ALBANY, N.Y. (CBSNewYork/AP) — Education advocates are praising a $140 billion budget deal reached between Gov. Andrew Cuomo and legislative leaders that includes new protections for charter schools and universal pre-kindergarten.
The state budget for the fiscal year that starts Tuesday contains an estimated 5 percent increase in state funding for public schools, including $340 million for universal pre-kindergarten statewide.
As CBS 2’s Hazel Sanchez reported, de Blasio had hoped for $340 million to be allocated to New York City alone, but he’ll have to settle for the lion’s share of $300 million.
It also includes increased aid for charter schools and assurances they will have space to operate and making them eligible for pre-K funding.
“We want to protect and grow and support the charter school movement and this budget does that,” Cuomo said. “We made sure that charter schools do have alternatives which will provide reasonable space accommodations and funding to provide that space.”
Charter school advocates Saturday called the budget deal “a historic moment.”
“Gov. Cuomo and Sen. Skelos have championed parents and children by boldly moving to protect the future of charter schools,” Success Academy Founder and CEO Eva Moskowitz said in a statement.
“Gov. Cuomo and Albany leaders responded to a groundswell of parent voices, and made a historic down payment on ensuring all public school families are treated equally,” Jeremiah Kittredge, executive director of Families for Excellent Schools, said in a statement.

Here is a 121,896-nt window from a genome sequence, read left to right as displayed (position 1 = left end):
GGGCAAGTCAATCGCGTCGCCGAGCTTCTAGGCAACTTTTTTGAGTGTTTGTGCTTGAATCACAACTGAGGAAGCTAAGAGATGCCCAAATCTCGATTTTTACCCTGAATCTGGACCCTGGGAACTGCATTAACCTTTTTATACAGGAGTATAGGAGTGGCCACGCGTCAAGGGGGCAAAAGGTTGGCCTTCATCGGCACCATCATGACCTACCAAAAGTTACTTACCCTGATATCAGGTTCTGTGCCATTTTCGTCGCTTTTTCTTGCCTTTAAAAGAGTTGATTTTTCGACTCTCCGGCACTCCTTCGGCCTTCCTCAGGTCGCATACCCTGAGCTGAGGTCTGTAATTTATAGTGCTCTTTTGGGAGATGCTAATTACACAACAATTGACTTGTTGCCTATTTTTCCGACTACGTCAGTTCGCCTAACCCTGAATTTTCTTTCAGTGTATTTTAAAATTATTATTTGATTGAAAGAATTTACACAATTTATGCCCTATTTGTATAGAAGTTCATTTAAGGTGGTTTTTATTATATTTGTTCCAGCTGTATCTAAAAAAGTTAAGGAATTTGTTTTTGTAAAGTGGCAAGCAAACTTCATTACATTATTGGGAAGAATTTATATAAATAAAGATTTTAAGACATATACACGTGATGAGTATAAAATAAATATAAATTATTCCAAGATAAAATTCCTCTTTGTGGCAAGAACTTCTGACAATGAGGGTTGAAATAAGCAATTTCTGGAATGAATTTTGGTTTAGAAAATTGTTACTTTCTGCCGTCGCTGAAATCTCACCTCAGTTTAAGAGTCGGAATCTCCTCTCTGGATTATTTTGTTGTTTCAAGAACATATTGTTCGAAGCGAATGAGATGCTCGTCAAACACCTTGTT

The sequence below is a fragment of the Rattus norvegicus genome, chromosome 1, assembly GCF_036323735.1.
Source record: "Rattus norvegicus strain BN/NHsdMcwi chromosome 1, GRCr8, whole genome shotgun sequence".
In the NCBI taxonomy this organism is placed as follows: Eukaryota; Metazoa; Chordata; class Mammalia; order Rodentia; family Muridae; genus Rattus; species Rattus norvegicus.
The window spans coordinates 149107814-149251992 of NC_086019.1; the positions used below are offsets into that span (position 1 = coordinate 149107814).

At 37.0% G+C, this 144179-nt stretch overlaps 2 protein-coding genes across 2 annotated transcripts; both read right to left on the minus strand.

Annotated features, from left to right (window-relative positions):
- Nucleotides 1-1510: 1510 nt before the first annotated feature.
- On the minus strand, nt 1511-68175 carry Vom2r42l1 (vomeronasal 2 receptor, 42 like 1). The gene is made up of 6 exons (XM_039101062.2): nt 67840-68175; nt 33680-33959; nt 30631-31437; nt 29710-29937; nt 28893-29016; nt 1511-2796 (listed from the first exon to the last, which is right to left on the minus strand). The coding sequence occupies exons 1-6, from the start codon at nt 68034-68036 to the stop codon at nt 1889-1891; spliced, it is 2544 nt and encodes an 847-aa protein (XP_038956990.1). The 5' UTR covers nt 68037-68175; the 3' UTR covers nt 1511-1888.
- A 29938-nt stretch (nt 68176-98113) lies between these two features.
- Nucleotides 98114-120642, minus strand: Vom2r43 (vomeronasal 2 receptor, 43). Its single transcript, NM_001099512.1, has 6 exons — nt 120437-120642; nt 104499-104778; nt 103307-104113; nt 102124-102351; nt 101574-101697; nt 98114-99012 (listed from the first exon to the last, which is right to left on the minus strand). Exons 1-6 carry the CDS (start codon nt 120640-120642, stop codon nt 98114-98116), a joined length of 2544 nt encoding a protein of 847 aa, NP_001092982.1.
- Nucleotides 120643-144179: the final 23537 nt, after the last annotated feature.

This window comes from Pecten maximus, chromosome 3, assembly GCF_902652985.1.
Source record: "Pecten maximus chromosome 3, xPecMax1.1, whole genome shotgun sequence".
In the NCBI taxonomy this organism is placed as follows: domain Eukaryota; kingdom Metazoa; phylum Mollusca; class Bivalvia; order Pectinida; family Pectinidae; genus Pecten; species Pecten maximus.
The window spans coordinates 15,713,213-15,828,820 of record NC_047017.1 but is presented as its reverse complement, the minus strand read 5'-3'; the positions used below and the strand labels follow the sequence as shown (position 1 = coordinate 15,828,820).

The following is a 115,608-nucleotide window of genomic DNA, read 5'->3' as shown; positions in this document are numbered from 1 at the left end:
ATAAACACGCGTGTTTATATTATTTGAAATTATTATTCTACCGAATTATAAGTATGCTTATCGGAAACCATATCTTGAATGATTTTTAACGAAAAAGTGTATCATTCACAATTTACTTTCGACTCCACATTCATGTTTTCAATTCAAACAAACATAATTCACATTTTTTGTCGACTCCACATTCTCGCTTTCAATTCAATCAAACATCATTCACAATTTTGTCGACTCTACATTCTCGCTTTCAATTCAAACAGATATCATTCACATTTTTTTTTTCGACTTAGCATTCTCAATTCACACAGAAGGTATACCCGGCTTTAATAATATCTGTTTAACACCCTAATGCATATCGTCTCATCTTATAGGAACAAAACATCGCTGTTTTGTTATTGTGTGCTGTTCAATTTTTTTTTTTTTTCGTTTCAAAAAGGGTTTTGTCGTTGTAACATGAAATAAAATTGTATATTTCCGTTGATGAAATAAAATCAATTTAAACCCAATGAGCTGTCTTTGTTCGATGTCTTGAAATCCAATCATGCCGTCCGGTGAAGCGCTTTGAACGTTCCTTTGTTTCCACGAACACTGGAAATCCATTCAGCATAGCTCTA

“It is the time for all of us to put aside politics, ads, rallies, divisive rhetoric and campaigning, and instead continue our shared task of delivering the best possible education to all of our children,” said James Merriman, CEO of the New York City Charter School Center, in a statement.
Last month, Mayor Bill de Blasio decided to reverse a decision to allow three Success Academy charter schools in Harlem to use space in public school buildings even though it was promised to them by former mayor Michael Bloomberg.
De Blasio defended the move, even though it resulted in protests and several active lawsuits.
“Of the 45 co-locations carried over from the Bloomberg administration, we agreed to 36,” the mayor said earlier this month. “We disagreed with nine and I think any judge that looks at that is going to see that we’re balanced and objective.”